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Shane Warne, Australian cricket legend, dies aged 52 | Shane Warne

Shane Warne, one of the finest bowlers of all time who revived the art of leg-spin, has died aged 52 after a suspected heart attack.

The Australian – a larger-than-life character whose total of 708 Test wickets has been surpassed only by his contemporary rival and fellow spinner Muttiah Muralitharan – could not be revived after being found unresponsive in his Thailand villa.

“It is with great sadness we advise that Shane Keith Warne passed away of a suspected heart attack in Koh Samui, Thailand today, Friday 4 March,” a statement from his management company MPC Entertainment read. “Shane was found unresponsive in his villa and despite the best efforts of medical staff, he could not be revived. The family requests privacy at this time and will provide further details in due course.”

Warne – who was the joint-leading wicket-taker as Australia won the 1999 World Cup and finished with 293 one-day dismissals in 194 matches – brought an illustrious 15-year international career to an end in 2007.

Named in 2000 as one of the five Wisden Cricketers of the Century, alongside Sir Donald Bradman, Sir Garfield Sobers, Sir Jack Hobbs and Sir Viv Richards, Warne’s impact on the game is immediately apparent. His leg breaks, googlies, flippers and sliders bamboozled many accomplished batters and England were often in his crosshairs. He took 195 wickets at 23.25 with 11 five-fors and four 10-wicket match hauls against the old rivals. But there was also an affinity with England, with Warne representing Hampshire with distinction from 2000 to 2007.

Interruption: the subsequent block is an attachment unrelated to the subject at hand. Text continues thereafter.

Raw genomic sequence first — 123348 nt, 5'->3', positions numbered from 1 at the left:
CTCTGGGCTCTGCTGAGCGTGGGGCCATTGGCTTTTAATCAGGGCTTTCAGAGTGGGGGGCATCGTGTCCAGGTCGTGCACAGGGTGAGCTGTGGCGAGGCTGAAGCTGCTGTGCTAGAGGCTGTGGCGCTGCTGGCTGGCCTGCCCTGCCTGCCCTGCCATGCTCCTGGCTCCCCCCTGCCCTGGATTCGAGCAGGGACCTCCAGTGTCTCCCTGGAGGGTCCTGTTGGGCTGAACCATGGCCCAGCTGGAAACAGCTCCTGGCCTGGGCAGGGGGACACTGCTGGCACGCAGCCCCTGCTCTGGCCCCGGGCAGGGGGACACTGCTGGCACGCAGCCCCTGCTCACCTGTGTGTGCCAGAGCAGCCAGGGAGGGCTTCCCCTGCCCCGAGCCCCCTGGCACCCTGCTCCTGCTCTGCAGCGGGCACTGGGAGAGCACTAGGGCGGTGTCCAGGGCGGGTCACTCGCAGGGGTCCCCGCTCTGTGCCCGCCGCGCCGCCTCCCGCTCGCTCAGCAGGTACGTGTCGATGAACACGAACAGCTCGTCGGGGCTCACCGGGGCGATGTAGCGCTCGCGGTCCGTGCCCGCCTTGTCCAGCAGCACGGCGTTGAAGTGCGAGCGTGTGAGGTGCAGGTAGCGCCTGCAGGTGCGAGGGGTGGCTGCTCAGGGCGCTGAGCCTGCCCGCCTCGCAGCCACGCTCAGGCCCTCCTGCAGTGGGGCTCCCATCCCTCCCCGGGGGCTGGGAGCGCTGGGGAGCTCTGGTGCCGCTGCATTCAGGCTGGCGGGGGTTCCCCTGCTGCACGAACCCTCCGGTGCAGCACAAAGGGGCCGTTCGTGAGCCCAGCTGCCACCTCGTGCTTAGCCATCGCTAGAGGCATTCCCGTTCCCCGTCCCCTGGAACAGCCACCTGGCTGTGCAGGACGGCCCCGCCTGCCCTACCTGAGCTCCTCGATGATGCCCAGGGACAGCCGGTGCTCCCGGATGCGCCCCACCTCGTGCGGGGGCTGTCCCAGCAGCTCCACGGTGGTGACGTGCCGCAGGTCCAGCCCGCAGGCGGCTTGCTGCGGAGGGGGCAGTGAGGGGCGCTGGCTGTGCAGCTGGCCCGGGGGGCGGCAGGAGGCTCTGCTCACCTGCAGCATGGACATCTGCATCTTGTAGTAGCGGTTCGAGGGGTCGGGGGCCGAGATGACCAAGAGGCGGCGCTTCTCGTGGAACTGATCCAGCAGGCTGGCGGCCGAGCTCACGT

Shane Warne doffs his hat to the Edgbaston crowd during the second Ashes Test in 2005
Shane Warne doffs his hat to the Edgbaston crowd during the second Ashes Test in 2005. Photograph: Tom Jenkins/The Guardian

While he was celebrated on the field, he and Mark Waugh were fined for accepting money from a bookmaker while he was suspended for 12 months before the start of the 2003 World Cup, after testing positive for a diuretic. However, he established his legacy upon his return, becoming the first bowler to reach 700 Test wickets before bowing out after helping Australia seal a 5-0 Ashes victory in the 2006-07 series.

He continued to play on the franchise Twenty20 circuit before retiring from playing altogether in 2013, after which he became well-renowned for his insight and forthright opinion as a commentator and pundit.

After the deaths of Warne and Rod Marsh – who died late on Friday in Adelaide – the Australia opener David Warner tweeted: “Two legends of our game have left us too soon. I’m lost for words, and this is extremely sad. My thoughts and prayers go out to the Marsh and Warne family. I just can not believe it. rip, you will both be missed.”

The India captain, Rohit Sharma, tweeted: “I’m truly lost for words here, this is extremely sad. An absolute legend and champion of our game has left us. RIP Shane Warne….still can’t believe it.”

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